- Trusts can provide you with security against incapacitation, since your successor trustee will take over financial management of the trust assets in the event something happens to you. That can provide you with important peace of mind, and keep those assets from being overseen by a court-appointed guardian.
- Trusts provide for a faster distribution of assets, and can help your estate to avoid the months-long process involved in probate proceedings. That can get needed wealth into the hands of your loved ones in rapid fashion – which is something they’ll likely need if you were the primary source of income for the family.
- You can create what is known as a “pour-over” provision in your will that ensures that any assets you own outside of the trust get placed into the trust when you die. You can even assign your life insurance and pension benefits to your trust by making it the beneficiary of your policies and plans. That centralization of assets can simplify the distribution process.
- Trusts enable you to avoid probate – and that’s a major benefit for anyone who wants to avoid the time-consuming and costly process of having a court-supervised executor deal with the settling of your estate. Since probate costs can rise with larger estates, this can be a particularly useful benefit if you want to ensure that your heirs receive the largest inheritance possible.
- You can even use a trust to plan for Medicaid eligibility – though the trust needs to be irrevocable to accomplish that objective. Because your assets would be beyond your reach, Medicaid won’t count them when calculating your wealth and income to determine benefit eligibility.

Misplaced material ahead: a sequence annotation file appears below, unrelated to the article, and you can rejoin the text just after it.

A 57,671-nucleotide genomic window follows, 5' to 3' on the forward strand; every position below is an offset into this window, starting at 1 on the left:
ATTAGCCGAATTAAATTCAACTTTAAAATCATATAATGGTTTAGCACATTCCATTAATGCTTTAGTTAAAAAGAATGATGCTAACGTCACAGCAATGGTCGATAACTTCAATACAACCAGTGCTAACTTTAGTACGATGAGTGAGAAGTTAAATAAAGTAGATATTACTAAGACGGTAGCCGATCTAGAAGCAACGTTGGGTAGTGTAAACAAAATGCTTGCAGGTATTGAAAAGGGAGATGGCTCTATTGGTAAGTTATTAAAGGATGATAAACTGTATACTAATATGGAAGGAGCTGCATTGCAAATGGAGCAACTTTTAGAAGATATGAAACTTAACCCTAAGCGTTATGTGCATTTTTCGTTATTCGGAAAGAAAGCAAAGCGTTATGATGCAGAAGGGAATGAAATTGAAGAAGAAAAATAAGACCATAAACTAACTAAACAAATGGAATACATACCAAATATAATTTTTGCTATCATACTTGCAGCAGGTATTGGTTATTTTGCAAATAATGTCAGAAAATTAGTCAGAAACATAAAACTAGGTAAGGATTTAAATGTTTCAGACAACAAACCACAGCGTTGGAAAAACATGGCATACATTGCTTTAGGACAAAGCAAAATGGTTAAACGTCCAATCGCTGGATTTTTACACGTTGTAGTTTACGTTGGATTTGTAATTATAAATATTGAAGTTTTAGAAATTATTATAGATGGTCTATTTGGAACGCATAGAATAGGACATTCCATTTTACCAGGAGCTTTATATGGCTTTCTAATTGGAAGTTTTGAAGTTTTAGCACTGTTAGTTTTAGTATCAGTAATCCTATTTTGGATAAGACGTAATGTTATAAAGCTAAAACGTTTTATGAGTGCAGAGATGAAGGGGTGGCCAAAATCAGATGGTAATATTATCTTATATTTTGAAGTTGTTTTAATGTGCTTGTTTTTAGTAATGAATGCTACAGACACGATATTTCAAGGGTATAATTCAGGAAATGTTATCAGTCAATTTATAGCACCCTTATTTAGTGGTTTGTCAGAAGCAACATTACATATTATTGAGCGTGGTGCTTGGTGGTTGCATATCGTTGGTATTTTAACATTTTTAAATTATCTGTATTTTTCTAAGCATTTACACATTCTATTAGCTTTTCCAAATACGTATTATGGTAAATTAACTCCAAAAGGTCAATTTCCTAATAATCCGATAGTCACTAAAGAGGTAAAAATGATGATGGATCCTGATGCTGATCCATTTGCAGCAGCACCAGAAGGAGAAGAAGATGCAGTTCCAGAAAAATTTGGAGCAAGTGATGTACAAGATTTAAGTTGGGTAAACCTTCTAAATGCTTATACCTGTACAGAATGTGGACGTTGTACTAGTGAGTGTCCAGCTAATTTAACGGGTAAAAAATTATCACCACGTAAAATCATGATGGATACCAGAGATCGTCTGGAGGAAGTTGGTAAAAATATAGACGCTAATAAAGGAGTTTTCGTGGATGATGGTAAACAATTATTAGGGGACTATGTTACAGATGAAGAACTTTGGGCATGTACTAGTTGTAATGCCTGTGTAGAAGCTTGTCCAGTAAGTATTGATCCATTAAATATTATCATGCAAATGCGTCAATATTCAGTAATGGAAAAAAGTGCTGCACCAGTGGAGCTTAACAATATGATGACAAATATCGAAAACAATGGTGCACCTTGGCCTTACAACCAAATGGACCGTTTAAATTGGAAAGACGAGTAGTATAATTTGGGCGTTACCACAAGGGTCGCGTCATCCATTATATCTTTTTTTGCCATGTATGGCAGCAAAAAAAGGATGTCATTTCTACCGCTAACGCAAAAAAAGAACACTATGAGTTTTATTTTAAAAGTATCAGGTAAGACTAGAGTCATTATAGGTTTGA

Don’t Forget to Fund It!
Of course, there is one key aspect of a living trust that you cannot forget if you want to realize these benefits: the trust must be funded to be useful. That means that assets have to be properly transferred to the trust in order for it to accomplish your goals. The process of properly funding a trust can be complex, and titling mistakes can be costly. As a result, it is wise to consult with a competent estate planning attorney at every stage of the trust creation and funding process to ensure that your trust is designed and funded in a way that can best accomplish all of your goals.
At Frank & Kraft, Attorneys at Law, our experienced estate planning team can help to ensure that you receive the assistance you need to create living trusts that will strengthen your estate planning strategy. We’ll work with you at every stage of the process to provide you with the estate planning tools needed to meet your objectives. To hear more about how we can help you with your elder law and estate plan needs, call us at (317) 684-1100, or contact us at our website today.
Mr. Kraft assists clients primarily in the areas of estate planning and administration, Medicaid planning, federal and state taxation, real estate and corporate law, bringing the added perspective of an accounting background to his work.